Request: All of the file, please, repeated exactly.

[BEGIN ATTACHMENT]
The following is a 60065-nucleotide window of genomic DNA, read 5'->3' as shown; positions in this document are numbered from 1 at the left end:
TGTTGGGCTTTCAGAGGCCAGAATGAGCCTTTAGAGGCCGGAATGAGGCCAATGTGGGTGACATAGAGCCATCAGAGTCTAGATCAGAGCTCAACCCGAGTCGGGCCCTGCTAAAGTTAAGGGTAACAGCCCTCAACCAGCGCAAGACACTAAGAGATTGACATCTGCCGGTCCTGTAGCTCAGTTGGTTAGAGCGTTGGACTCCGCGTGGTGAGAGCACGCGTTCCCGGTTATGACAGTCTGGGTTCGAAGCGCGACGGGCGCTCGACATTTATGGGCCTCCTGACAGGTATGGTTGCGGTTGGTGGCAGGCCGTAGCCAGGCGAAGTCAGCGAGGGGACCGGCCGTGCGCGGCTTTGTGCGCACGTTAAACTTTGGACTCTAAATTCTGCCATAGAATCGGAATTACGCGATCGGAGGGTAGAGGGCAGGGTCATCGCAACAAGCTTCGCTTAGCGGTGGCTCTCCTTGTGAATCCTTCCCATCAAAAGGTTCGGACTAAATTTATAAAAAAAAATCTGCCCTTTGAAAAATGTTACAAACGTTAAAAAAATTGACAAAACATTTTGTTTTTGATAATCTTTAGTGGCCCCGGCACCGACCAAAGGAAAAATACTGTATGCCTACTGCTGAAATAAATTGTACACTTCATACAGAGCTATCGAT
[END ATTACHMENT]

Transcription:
The following is a 60065-nucleotide window of genomic DNA, read 5'->3' as shown; positions in this document are numbered from 1 at the left end:
TGTTGGGCTTTCAGAGGCCAGAATGAGCCTTTAGAGGCCGGAATGAGGCCAATGTGGGTGACATAGAGCCATCAGAGTCTAGATCAGAGCTCAACCCGAGTCGGGCCCTGCTAAAGTTAAGGGTAACAGCCCTCAACCAGCGCAAGACACTAAGAGATTGACATCTGCCGGTCCTGTAGCTCAGTTGGTTAGAGCGTTGGACTCCGCGTGGTGAGAGCACGCGTTCCCGGTTATGACAGTCTGGGTTCGAAGCGCGACGGGCGCTCGACATTTATGGGCCTCCTGACAGGTATGGTTGCGGTTGGTGGCAGGCCGTAGCCAGGCGAAGTCAGCGAGGGGACCGGCCGTGCGCGGCTTTGTGCGCACGTTAAACTTTGGACTCTAAATTCTGCCATAGAATCGGAATTACGCGATCGGAGGGTAGAGGGCAGGGTCATCGCAACAAGCTTCGCTTAGCGGTGGCTCTCCTTGTGAATCCTTCCCATCAAAAGGTTCGGACTAAATTTATAAAAAAAAATCTGCCCTTTGAAAAATGTTACAAACGTTAAAAAAATTGACAAAACATTTTGTTTTTGATAATCTTTAGTGGCCCCGGCACCGACCAAAGGAAAAATACTGTATGCCTACTGCTGAAATAAATTGTACACTTCATACAGAGCTATCGAT